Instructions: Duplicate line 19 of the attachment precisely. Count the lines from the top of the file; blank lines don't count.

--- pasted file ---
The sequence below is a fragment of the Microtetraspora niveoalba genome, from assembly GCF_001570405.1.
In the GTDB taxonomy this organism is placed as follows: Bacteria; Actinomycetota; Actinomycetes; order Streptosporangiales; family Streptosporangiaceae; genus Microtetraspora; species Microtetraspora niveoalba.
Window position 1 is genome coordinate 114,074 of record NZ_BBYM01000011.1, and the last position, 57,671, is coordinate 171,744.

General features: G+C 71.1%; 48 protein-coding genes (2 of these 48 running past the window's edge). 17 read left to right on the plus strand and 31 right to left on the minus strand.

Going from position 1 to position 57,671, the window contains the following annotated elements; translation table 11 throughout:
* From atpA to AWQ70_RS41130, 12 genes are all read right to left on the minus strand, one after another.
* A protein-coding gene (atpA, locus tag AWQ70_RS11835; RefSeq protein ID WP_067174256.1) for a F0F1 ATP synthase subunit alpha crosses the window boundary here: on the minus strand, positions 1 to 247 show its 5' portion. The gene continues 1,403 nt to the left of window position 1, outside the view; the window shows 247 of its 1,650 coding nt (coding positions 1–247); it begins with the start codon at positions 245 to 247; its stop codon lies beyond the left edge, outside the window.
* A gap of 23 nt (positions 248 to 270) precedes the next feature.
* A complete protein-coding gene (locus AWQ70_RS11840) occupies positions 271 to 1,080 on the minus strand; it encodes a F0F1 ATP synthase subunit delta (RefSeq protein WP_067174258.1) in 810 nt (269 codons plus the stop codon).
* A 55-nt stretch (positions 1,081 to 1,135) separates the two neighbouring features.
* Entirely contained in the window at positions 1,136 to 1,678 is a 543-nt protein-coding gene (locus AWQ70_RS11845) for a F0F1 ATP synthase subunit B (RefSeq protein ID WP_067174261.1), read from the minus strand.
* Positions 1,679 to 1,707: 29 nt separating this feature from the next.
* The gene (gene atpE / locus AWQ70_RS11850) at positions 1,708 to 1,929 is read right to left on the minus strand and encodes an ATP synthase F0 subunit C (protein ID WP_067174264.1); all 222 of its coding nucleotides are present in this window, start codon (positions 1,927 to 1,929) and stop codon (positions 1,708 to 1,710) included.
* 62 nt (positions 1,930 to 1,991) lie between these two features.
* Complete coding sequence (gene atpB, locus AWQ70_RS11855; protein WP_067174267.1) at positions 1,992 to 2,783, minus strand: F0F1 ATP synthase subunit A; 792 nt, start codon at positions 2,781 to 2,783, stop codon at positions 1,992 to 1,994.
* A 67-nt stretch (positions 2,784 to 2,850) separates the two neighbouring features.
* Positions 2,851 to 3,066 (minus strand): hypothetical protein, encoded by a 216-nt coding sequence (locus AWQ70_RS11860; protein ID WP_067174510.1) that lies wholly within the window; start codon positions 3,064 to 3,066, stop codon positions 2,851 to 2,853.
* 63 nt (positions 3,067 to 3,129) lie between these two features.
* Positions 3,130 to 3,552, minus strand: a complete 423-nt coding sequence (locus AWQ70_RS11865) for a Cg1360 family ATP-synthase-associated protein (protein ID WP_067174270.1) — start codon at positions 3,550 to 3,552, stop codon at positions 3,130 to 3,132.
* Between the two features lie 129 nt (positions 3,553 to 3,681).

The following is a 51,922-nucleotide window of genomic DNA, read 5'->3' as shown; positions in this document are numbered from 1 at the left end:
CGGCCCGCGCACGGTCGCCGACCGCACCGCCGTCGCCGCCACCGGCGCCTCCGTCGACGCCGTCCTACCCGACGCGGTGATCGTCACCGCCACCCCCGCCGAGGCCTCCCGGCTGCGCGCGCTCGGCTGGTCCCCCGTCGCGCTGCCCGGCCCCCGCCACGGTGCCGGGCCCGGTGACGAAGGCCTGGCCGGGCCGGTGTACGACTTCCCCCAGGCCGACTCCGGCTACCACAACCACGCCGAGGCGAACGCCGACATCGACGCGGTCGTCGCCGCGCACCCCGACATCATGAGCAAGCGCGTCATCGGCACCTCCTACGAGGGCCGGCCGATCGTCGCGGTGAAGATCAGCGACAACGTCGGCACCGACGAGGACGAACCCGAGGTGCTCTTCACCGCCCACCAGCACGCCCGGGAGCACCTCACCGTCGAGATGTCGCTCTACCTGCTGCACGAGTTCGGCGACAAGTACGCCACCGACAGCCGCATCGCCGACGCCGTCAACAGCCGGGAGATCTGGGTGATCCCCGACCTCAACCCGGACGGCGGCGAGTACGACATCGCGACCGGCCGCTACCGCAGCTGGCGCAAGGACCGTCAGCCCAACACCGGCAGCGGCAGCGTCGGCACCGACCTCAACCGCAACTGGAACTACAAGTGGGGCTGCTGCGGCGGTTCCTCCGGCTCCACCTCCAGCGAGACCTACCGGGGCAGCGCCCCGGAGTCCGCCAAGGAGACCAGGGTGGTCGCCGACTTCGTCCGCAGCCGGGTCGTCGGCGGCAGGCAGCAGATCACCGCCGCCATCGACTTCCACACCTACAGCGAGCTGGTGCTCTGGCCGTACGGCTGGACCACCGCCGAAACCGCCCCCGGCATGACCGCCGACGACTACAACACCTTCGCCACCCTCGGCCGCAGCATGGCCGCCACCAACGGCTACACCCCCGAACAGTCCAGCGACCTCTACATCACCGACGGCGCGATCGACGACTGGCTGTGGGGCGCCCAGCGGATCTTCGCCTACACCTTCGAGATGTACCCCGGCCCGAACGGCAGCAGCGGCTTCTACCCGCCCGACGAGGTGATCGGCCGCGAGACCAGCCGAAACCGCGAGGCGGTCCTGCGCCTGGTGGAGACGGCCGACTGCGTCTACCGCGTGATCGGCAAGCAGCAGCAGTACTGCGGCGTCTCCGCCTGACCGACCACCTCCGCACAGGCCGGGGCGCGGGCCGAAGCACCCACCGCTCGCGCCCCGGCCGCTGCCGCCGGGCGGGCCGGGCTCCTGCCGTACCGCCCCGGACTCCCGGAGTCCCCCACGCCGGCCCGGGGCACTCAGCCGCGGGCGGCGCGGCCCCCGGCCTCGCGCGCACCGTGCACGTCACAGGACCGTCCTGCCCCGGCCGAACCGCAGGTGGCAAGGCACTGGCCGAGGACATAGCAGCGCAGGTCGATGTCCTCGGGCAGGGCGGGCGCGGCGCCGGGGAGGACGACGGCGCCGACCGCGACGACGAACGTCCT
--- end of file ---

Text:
* Positions 3,130 to 3,552, minus strand: a complete 423-nt coding sequence (locus AWQ70_RS11865) for a Cg1360 family ATP-synthase-associated protein (protein ID WP_067174270.1) — start codon at positions 3,550 to 3,552, stop codon at positions 3,130 to 3,132.